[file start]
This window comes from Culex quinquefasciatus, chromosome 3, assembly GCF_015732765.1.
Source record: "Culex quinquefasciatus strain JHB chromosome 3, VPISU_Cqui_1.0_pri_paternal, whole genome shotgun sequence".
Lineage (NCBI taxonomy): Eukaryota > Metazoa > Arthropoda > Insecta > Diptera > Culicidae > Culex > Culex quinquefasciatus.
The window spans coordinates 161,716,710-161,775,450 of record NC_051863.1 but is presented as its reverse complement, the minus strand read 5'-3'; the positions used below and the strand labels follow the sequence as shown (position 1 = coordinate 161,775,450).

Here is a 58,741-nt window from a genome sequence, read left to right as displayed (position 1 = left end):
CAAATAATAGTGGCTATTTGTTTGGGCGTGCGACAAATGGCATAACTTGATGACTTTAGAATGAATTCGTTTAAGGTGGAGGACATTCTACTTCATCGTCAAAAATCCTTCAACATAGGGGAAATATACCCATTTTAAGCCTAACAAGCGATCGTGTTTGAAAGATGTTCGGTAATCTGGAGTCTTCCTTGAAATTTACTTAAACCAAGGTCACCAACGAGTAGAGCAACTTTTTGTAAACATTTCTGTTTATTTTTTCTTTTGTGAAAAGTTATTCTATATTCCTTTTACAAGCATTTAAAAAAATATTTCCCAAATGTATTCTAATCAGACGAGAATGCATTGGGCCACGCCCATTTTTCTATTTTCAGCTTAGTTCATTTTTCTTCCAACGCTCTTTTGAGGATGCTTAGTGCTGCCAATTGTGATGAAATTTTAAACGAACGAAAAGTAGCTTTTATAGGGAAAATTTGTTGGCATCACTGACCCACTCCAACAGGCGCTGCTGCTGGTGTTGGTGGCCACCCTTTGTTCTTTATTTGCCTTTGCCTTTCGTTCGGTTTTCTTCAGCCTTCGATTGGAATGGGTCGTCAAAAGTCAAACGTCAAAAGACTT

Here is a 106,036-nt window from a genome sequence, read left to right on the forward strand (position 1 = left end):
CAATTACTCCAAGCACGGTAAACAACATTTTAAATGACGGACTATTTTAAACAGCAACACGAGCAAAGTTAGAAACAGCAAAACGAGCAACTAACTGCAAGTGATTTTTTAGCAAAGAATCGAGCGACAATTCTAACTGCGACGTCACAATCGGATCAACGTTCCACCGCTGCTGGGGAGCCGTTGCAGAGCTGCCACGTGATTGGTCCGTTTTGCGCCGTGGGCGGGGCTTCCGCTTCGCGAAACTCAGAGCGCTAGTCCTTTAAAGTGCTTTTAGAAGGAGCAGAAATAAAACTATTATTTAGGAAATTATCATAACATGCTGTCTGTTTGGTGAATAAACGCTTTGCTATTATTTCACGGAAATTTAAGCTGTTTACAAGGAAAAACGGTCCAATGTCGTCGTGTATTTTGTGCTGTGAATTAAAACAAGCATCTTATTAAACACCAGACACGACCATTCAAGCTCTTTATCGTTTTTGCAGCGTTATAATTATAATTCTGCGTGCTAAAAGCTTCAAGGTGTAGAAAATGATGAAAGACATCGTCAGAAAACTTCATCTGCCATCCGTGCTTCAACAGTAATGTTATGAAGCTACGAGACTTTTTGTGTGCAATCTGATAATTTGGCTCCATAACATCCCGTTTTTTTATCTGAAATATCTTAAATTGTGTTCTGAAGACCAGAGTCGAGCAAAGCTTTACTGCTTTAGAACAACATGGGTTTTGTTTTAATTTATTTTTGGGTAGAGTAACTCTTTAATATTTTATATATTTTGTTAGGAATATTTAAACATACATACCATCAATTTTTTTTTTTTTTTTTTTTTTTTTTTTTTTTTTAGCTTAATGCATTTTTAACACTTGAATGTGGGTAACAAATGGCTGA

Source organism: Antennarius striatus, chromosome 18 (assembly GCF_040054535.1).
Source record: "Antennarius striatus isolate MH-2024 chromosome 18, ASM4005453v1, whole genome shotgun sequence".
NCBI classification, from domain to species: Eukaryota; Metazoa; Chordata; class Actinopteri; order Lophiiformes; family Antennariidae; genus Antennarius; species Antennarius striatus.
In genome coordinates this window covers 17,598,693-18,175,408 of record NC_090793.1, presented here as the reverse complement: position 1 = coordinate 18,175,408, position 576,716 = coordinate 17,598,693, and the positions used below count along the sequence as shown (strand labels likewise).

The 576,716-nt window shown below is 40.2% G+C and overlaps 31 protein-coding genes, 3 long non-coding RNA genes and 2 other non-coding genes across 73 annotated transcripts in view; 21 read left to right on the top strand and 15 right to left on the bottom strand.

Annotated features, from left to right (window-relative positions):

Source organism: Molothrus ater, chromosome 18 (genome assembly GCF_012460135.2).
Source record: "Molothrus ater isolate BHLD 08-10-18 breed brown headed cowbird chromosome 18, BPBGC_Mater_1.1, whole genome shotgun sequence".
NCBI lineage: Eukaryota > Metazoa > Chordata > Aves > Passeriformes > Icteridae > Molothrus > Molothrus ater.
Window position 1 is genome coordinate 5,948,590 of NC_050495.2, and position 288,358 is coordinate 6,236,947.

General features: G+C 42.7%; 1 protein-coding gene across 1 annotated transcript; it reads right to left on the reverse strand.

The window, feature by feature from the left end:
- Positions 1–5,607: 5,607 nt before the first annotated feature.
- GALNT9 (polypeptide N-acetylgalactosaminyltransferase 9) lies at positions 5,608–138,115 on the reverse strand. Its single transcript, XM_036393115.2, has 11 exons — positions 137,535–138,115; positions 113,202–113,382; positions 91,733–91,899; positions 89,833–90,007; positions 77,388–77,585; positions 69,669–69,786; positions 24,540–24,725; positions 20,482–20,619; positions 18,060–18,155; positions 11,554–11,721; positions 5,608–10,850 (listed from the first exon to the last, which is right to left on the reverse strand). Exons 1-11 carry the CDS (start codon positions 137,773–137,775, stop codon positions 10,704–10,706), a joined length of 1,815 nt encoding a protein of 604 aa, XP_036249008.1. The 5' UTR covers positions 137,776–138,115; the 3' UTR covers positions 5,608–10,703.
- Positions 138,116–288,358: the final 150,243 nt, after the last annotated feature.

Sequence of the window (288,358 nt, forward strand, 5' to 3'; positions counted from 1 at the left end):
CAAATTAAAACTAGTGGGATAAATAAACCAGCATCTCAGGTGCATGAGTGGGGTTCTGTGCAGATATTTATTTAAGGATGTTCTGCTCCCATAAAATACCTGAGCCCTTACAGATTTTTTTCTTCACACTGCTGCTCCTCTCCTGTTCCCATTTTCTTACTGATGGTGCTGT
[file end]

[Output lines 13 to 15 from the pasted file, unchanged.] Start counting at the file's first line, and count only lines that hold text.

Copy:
The 576,716-nt window shown below is 40.2% G+C and overlaps 31 protein-coding genes, 3 long non-coding RNA genes and 2 other non-coding genes across 73 annotated transcripts in view; 21 read left to right on the top strand and 15 right to left on the bottom strand.

Annotated features, from left to right (window-relative positions):

Source organism: Molothrus ater, chromosome 18 (genome assembly GCF_012460135.2).